Vitamin D is a fat soluble vitamin that helps your body absorb and regulate calcium levels in your bones. We intake Vitamin D through sunlight, food sources, and supplements. But Vitamin D may do more than regulate our calcium levels. New scientific research has found that increasing Vitamin D may actually help fight cancer, heart disease, and other health problems.
Increasing Vitamin D May Help Fight Cancer
Scientific research on animals has shown that increasing Vitamin D can kill cancer cells and cut off the blood supply that feeds these tumors. A study published in 2007 using 1200 post menopausal women found those who took calcium supplements and 1100 international units (IU) of Vitamin D a day had a 60% lower incidence of cancer rates than those taking a placebo. It should be noted that this study used a group of women taking calcium and Vitamin D, not just Vitamin D alone.
Increasing Vitamin D May Help Fight Heart Disease
Researchers studying animals and human cell cultures have found Vitamin D may protect your heart by controlling the hormones responsible for high blood pressure and inflammation. And so far, research findings are encouraging. In one trial, men and women with less Vitamin D in their blood stream were 3 times as likely to develop hypertension. In another study, subjects with Vitamin D levels in the blood below 15ng/ml had a 60% greater chance of a heart attack.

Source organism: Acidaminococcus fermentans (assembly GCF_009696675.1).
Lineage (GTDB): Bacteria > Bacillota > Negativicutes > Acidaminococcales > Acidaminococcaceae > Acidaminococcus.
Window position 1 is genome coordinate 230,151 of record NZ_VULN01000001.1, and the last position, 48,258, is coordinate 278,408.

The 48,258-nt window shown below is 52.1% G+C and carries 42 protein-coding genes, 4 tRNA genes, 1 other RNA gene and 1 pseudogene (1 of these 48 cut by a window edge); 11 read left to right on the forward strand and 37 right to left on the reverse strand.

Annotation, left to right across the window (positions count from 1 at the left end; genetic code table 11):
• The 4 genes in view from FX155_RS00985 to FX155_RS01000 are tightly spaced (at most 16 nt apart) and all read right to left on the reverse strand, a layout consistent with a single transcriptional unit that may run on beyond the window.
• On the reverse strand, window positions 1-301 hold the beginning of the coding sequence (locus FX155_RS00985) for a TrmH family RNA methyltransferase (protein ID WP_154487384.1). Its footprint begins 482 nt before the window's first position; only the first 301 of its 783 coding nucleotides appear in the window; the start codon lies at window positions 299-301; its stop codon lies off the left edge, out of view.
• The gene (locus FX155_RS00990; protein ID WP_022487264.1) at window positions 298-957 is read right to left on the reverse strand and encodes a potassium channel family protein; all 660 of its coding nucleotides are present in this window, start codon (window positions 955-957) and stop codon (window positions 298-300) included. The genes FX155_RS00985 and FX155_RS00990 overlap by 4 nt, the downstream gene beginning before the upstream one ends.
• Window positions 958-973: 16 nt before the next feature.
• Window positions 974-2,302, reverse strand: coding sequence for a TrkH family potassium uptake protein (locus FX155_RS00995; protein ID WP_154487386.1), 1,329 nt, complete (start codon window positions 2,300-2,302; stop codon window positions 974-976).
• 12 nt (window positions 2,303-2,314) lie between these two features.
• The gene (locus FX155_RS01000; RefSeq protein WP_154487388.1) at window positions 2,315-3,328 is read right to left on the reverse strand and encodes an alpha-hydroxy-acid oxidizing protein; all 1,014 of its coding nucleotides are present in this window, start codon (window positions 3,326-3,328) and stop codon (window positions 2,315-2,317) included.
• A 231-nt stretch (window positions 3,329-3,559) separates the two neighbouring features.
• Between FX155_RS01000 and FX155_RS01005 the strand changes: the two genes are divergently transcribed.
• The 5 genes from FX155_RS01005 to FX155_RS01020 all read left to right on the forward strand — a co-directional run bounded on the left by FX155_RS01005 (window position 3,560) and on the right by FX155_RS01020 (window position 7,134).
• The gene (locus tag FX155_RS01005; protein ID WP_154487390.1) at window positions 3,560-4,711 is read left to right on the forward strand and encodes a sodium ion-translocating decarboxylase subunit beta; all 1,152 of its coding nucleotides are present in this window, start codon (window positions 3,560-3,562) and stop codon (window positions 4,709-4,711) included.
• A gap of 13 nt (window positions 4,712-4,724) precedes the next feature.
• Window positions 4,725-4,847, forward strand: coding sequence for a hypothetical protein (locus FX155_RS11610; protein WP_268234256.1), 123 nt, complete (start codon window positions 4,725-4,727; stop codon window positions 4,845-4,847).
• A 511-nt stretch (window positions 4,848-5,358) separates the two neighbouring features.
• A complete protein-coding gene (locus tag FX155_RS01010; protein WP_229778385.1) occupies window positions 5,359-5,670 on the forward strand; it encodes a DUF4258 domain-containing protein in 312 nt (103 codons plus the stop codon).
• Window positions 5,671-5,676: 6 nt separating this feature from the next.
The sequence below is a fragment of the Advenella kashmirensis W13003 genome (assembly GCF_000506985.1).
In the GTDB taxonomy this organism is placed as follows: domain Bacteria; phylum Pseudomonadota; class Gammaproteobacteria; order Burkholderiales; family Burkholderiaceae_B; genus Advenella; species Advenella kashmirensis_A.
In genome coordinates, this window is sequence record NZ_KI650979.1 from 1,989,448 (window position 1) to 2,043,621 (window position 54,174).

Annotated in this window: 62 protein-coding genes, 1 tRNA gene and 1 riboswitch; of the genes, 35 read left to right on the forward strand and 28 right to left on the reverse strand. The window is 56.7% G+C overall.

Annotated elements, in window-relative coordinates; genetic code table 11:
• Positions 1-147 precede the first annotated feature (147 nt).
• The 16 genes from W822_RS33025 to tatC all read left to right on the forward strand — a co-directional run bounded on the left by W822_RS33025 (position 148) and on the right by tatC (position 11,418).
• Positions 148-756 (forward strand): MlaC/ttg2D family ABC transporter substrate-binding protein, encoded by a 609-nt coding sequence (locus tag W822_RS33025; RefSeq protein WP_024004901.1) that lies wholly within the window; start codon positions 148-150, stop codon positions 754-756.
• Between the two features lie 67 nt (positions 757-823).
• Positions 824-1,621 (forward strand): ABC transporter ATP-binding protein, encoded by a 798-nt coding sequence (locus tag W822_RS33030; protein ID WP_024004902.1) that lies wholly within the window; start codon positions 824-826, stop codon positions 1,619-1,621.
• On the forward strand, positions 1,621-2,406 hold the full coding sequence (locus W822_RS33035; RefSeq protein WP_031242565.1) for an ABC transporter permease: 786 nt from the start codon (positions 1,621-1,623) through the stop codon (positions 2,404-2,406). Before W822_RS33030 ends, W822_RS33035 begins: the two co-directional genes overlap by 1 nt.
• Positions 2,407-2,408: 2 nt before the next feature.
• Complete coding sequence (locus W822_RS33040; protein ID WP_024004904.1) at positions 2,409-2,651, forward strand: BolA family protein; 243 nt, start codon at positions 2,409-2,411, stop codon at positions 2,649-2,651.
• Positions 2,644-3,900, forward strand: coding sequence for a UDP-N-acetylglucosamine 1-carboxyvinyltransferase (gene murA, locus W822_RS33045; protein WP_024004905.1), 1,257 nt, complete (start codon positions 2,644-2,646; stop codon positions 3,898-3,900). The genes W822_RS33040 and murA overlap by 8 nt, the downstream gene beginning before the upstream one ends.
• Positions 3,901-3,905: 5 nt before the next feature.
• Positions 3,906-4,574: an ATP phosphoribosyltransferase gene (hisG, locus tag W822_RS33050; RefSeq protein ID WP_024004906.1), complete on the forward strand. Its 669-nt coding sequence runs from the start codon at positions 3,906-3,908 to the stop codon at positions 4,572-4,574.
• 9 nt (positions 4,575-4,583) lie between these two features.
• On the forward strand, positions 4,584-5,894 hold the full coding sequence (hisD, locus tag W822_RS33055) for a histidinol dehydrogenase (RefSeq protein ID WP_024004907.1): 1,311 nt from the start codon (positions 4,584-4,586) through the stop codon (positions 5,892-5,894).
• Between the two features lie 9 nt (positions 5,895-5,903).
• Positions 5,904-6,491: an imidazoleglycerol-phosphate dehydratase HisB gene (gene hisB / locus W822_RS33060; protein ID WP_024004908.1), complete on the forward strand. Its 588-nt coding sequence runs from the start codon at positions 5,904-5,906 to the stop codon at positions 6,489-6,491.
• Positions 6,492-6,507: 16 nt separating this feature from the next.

Increasing Vitamin D May Help Fight Auto Immune Diseases
Vitamin D helps reduce inflammation, a necessary characteristic when dealing with auto-immune diseases like multiple sclerosis. In 2009, the results of a small trial of 25 MS patients found those who took 14,000 IU of Vitamin D daily for a year had fewer relapses than those who took only 1000 IU of Vitamin D a day. Studies involving larger populations must be done before any definitive conclusions can be drawn regarding Vitamin D’s effects on MS patients.
Increasing Vitamin D May Help Fight Depression
In 2008, a study on overweight subjects done at the Institute of Clinical Medicine in Norway found those who took 40,000 IU of Vitamin D weekly for a year were more likely to have a lower score on a test measuring depression than those taking the placebo.
Disclaimer: A patient with any of the diseases listed in this article should NOT substitute prescribed medical treatment with increasing Vitamin D without speaking to their physician first.
Alice Park, The Vitamin D Debate, Time Magazine, August 30, 2010, p66
Michele Grodner, Sara Long, Bonnie Walkingshaw, Foundations and Clinical Applications of Nutrition: A Nursing Approach Chapter 7 ‘Vitamins’ p 146 Mosby/Elsevier, CA 2007
Charlene Laino, High Doses of Vitamin D Cut MS Relapses, WebMD, April 28, 2009
Vitamin D and Cancer Prevention: Strengths and Limits of the Evidence , National Cancer Institute Fact Sheet, cancer.gov
Effects of vitamin D supplementation on symptoms of depression in overweight and obese subjects: randomized double blind trial (abstract from US National Library of Medicine National Institutes for Health on PubMed.com)